Counter-affidavits were presented by Captain of County Detectives Cocozza, Lieutenant of County Detectives McLaughlin and Lieutenant of Police Wangner, all of whom went to Texas to return Yanuzzi to this jurisdiction. These show that in their interview with Yanuzzi in Texas and during the return trip he failed to state anything about an unknown person having fired any shots in the Penn Tavern but did give his story of the events that happened there up to a time when he claimed to have "blacked out." He said he had heard but one shot which came from the shuffleboard room and that after this he blacked out and knew nothing until he came to in the get-away car.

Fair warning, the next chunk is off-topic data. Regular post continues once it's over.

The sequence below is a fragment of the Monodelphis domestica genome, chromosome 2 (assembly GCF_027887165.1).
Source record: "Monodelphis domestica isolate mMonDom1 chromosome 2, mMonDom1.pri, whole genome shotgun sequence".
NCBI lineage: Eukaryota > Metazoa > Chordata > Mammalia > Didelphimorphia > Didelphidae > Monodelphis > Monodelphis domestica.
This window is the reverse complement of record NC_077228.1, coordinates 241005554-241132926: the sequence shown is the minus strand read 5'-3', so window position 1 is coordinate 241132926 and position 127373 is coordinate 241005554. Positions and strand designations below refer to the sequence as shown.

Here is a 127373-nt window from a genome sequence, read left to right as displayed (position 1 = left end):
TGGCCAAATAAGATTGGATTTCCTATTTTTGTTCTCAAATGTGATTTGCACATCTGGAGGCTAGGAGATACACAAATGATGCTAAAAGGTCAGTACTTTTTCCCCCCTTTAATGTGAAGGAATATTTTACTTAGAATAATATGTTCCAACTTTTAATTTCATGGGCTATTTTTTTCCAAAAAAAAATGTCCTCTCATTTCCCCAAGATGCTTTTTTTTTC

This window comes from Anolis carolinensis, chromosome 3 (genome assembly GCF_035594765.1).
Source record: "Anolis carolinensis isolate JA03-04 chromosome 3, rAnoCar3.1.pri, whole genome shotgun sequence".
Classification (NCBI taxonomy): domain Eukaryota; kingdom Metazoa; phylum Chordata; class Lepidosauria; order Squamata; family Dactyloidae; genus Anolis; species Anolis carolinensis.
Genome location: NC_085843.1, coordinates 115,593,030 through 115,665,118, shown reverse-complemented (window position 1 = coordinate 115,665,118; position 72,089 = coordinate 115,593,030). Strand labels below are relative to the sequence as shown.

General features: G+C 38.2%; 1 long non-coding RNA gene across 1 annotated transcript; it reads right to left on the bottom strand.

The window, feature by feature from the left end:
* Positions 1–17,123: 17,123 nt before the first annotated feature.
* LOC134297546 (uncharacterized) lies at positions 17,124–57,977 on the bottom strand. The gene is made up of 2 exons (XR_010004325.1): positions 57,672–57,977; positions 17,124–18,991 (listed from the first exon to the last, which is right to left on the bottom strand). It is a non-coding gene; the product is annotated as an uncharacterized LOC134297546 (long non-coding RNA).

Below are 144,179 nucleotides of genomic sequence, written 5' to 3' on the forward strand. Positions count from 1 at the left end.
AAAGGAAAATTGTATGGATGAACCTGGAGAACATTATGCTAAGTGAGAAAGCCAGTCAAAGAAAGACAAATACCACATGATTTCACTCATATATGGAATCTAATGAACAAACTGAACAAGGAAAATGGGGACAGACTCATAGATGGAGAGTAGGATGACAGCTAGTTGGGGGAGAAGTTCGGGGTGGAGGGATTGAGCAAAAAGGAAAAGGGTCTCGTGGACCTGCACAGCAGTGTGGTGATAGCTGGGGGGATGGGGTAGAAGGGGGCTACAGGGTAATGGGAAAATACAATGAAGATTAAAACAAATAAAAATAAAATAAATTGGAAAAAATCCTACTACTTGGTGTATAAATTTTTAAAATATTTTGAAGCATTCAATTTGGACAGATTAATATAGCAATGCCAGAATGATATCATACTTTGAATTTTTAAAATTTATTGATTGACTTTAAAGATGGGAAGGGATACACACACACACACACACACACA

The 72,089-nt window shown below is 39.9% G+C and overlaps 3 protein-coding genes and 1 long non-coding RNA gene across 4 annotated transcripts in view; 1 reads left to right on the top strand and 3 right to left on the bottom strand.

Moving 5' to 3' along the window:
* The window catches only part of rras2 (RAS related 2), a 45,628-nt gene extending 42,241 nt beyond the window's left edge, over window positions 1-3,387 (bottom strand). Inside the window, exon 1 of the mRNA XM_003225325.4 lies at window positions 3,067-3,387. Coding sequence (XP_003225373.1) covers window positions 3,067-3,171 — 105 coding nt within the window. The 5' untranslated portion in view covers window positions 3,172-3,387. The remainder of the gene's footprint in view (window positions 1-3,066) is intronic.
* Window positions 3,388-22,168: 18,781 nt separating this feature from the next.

A motion for a new trial is addressed to the sound judicial discretion of the trial court. Such judicial discretion cannot be arbitrary, vague or fanciful but rather must be governed by and in accord with established principles of law. Concisely, it is concerned with the question whether justice requires that relief be given under the particular facts established. State v. Then, 114 N.J.L. 413 (Sup. Ct. 1935); La Bell v. Quasdorf, 116 N.J.L. 368 (Sup. Ct. 1936); State v. Hunter, 4 N.J. Sup. 531 (App. Div. 1949); State v. Hogan, 1 N.J. 375 (Sup. Ct. 1949); State v. Collins, 2 N.J. 406 (Sup. Ct. 1949). The exercise of such discretion will not be disturbed on appeal or review unless it has been clearly abused. State v. Collins, supra. So in reality there is but the single question before us: Was there an abuse of sound